Doylestown is a very quaint little town with a lot of old row houses & has a nice town feel to it (as opposed to a series of subdivisions with a strip mall plonked somewhere near by) & some nice skinny streets. D & J live not far from town in another very nice leafy area. Saw another fireworks display (postponed from last week) & in to bed after a long day of travelling (lost three hours along the way, but getting up at 4.30 I wasn’t too fussed). Monday was a recovery day & a orientation around Doylestown – drive around, check out the college Doug is a professor at, meet a few people, assemble most of bike (still waiting on package to arrive with the chain) & plan a few things. I’m off to New York City on Friday for five nights – can’t wait.
Tuesday (today) was up too early, despite the alarm not going off, & on the train in to central Philly (the express takes about seventy minutes). Today was to satisfy my history bent walking around the Independence National Park – lots of historic buildings to do with the drafting, signing & proclamation of the Declaration of Independence, rooms that housed Congress & the Senate once upon a time & being the Monty Python fanatic that I am – how could I not visit the Liberty Bell? Although, when visiting the bell, Sousa’s tune was playing – so the whole place seemed a bit silly after that! A great day wandering around (a lot – sore feet again) looking at all sorts of all things & enjoying the parks & very pleasant weather.
Some trivial, & some not so, differences from CA I’ve noticed so far – the traffic lights have yellow housings, there are far fewer SUVs & pickups and the predominant minority has changed from Latino to African-American, unfortunately there are nowhere near as many mountain bikes on cars going to trails (although there is still the group in the city devoted to fixies). Home in time for dinner & fantastic dessert Jessica was trying out the recipe for – a sherbert & frozen cream-cheese mixture – how to describe taste? There wasn’t a whole lot left.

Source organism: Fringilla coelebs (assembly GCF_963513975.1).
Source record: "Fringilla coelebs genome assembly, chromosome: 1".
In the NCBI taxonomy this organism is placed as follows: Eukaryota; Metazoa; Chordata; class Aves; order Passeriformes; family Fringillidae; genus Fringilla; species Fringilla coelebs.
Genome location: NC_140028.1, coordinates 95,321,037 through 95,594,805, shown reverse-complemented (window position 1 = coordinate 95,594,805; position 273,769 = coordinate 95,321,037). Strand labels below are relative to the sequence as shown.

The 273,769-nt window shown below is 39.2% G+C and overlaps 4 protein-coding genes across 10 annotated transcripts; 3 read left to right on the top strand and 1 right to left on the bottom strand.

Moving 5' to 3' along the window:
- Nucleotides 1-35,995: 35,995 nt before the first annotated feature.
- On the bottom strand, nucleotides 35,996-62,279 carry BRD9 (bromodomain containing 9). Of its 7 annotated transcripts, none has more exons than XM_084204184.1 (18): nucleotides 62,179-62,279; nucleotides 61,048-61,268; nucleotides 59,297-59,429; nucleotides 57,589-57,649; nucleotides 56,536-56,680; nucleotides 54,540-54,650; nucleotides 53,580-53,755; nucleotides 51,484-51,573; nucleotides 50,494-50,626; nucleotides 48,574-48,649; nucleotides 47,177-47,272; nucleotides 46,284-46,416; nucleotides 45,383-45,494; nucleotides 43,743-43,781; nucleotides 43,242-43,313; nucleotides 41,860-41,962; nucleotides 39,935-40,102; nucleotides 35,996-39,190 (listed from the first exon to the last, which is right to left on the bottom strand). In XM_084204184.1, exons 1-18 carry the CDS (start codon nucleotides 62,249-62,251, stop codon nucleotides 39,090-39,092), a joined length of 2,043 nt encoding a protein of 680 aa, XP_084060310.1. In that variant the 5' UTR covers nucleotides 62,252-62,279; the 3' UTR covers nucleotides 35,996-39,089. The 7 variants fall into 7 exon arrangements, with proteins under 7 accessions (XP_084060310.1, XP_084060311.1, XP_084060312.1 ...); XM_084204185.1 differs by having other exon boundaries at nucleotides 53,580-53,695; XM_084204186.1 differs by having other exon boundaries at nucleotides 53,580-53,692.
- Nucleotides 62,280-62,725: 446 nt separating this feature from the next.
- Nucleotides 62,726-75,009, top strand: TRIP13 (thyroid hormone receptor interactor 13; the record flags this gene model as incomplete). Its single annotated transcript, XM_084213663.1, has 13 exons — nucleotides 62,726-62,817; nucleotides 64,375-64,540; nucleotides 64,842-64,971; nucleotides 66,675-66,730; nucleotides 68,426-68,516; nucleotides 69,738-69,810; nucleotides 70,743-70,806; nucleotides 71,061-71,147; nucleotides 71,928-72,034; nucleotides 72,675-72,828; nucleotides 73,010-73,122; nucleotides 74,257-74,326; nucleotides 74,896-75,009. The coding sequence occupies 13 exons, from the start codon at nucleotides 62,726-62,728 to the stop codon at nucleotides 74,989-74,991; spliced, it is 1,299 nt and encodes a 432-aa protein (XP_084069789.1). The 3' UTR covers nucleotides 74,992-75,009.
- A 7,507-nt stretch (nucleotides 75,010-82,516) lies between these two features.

Except for the little mugging episode (which I escaped relatively unscathed), my time in California was fantastic – I did a lot of cool sightseeing things, but it was mostly made by all the various people I met. All the very generous mountain-bikers who took me places & showed me some great trails & scenery – but most of all the wonderful hospitality of the Turners in San Diego & getting to know them eighteen years after they left Papamoa & New Zealand. Thanks all.